842 F.2d 1194 (10th Cir. 1988), 87-2041, United States v. Medlin
|Citation:||842 F.2d 1194|
|Party Name:||UNITED STATES of America, Plaintiff-Appellant, v. Arvle Edgar MEDLIN, Defendant-Appellee.|
|Case Date:||March 24, 1988|
|Court:||United States Courts of Appeals, Court of Appeals for the Tenth Circuit|
Kenneth P. Snoke, Asst. U.S. Atty. (Tony M. Graham, U.S. Atty., with him on the brief), Tulsa, Okl., for plaintiff-appellant.
Don E. Gasaway of Gasaway & Levinson, P.A., Tulsa, Okl., for defendant-appellee.
Before LOGAN, SETH and BARRETT, Circuit Judges.
SETH, Circuit Judge.
The United States takes this appeal from the trial court's order suppressing all evidence seized in a search of Arvle Edgar Medlin's residence including that evidence which was particularly described in the search warrant. The trial court suppressed the evidence after an evidentiary hearing ordered by our decision in United States v. Medlin, 798 F.2d 407 (10th Cir.) (Medlin I ).
The search, by federal and local officers, which led to the seizure of the subject evidence was made pursuant to a warrant issued to the federal officers. It authorized the search for and seizure of "firearms--illegally possessed by Arvle Edgar Medlin, and/or stolen firearms, records of the purchase or sale of such firearms by Medlin, which are fruits, evidence and instrumentalities of violation of Title 18, United States Code, Sections 922(h)(1); 922(a)(1); 922(j) and 924(a)." The search warrant issued by a United States magistrate to agents of the Bureau of Alcohol, Tobacco and Firearms (ATF) was supported by an affidavit of ATF Agent Samuel N. Evans.
At the evidentiary hearing on remand, the testimony was that the information which led to the issuance of the federal search warrant was provided by a confidential informant to Tulsa County Deputy Sheriff Don Carter. The informant had on a previous occasion told Carter that stolen property other than firearms might be found at Medlin's residence in Skiatook. Apparently, Carter was interested in pursuing the "tip" provided by the informant but did not seek a search warrant based upon the "tip" because of his poor working relationship with officials of neighboring Osage County where Medlin's residence was located. Because Medlin's possession of stolen firearms would be evidence of a federal crime, Carter passed along the informant's information to ATF agents.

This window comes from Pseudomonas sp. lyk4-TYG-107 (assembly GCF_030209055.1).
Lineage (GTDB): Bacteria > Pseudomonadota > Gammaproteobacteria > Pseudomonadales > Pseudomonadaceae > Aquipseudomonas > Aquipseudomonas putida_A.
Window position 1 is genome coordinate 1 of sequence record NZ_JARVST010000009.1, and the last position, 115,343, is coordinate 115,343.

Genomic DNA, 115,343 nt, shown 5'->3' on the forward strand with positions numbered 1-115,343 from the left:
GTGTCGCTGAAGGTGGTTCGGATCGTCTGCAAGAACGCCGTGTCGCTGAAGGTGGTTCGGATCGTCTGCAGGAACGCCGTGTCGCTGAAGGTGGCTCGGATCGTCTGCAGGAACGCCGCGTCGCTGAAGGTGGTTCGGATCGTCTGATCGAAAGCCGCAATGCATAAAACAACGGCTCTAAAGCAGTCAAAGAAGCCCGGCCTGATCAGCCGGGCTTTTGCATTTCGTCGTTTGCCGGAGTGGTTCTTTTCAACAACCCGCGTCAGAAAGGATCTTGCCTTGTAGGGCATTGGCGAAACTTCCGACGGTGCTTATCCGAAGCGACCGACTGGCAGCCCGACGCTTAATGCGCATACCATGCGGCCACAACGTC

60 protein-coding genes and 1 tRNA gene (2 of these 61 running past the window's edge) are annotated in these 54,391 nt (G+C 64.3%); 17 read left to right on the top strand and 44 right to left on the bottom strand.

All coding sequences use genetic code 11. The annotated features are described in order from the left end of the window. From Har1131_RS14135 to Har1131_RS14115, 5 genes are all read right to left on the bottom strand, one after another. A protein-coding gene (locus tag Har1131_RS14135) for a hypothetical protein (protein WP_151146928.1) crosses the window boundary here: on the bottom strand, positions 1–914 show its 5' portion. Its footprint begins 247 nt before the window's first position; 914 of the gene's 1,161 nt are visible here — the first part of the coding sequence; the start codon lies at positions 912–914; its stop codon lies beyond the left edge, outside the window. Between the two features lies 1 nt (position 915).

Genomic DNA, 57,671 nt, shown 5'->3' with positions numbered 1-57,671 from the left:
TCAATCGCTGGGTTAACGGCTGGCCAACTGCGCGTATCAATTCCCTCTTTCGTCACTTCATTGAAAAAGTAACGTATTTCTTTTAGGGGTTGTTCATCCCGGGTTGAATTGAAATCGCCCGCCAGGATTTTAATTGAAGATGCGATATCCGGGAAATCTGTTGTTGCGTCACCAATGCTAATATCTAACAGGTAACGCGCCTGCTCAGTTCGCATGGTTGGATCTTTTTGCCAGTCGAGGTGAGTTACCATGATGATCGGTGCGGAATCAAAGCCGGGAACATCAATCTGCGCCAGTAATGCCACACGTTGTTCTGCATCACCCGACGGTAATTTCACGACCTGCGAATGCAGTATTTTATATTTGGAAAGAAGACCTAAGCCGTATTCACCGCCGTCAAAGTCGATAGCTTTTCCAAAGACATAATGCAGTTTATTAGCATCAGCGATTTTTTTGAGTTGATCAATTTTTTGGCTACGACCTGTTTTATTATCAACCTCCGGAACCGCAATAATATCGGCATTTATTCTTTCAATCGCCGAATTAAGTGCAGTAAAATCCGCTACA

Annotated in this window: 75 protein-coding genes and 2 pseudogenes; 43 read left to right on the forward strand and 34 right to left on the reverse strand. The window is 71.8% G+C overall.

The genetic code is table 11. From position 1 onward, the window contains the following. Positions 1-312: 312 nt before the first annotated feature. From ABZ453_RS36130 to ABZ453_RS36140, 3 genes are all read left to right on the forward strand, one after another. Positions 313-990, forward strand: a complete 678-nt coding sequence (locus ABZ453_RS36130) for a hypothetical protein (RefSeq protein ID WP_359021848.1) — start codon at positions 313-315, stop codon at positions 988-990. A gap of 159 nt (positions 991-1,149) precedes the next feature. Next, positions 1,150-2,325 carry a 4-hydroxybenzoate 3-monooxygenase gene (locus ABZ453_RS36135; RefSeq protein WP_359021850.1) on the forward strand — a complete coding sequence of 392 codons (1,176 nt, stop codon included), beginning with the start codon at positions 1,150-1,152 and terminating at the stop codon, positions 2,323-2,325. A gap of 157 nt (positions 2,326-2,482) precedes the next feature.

The search warrant was executed by three ATF agents who were accompanied by one or two officers of the town police department and Deputy Sheriff Carter. Upon entering the Medlin residence the ATF agents identified themselves to Medlin, his wife and son and told them that they had a federal warrant authorizing the seizure of firearms. Thereafter, the ATF agents searched the Medlin residence and seized approximately 130 firearms. While
the ATF agents searched for evidence of federal firearms offenses, Deputy Carter combed Medlin's residence for suspected stolen property which he believed to be evidence of state offenses. By the time the search was concluded Deputy Carter had seized some 667 items of property none of which were identified in the warrant authorizing the search. The ATF agents loaded the seized firearms into a horse trailer that had been provided by the Tulsa County Sheriff's Department at Carter's behest. When the ATF agents had completed their search they assisted Carter, the town police officers, and another Tulsa County officer who arrived during the execution of the search at Carter's invitation in loading the additional 667 seized items into the same horse trailer.
Before trial on the federal firearms offenses, Medlin moved to suppress the seized firearms on the basis that the warrant authorizing the search of his residence was invalid. The trial court denied the motion to suppress and we affirmed that decision in Medlin I, holding that the officer's reliance upon the search warrant was objectively reasonable. However, we there noted that the execution of the warrant, as opposed to the warrant itself, may have been constitutionally defective. We wrote: "Because of the large number of seized items not listed in the warrant, it is possible the police used this warrant as a pretext for a general search, which would taint the whole search." 798 F.2d at 411. Accordingly, we remanded the case to the district court for an evidentiary hearing in which the trial judge was to determine whether any illegality attended the search and if so, "whether the improper conduct was so flagrant that exclusion of all the seized evidence is warranted." 798 F.2d at 411 (emphasis in original). The trial court did in fact suppress all the evidence seized in the search and this appeal ensued.
The nature of the cooperation between federal and local law enforcement officials in the execution of a federal search warrant is the basic issue in this appeal. The Supreme Court has held that "it is generally left to the discretion of the executing officers to determine the details of how best to proceed with the...
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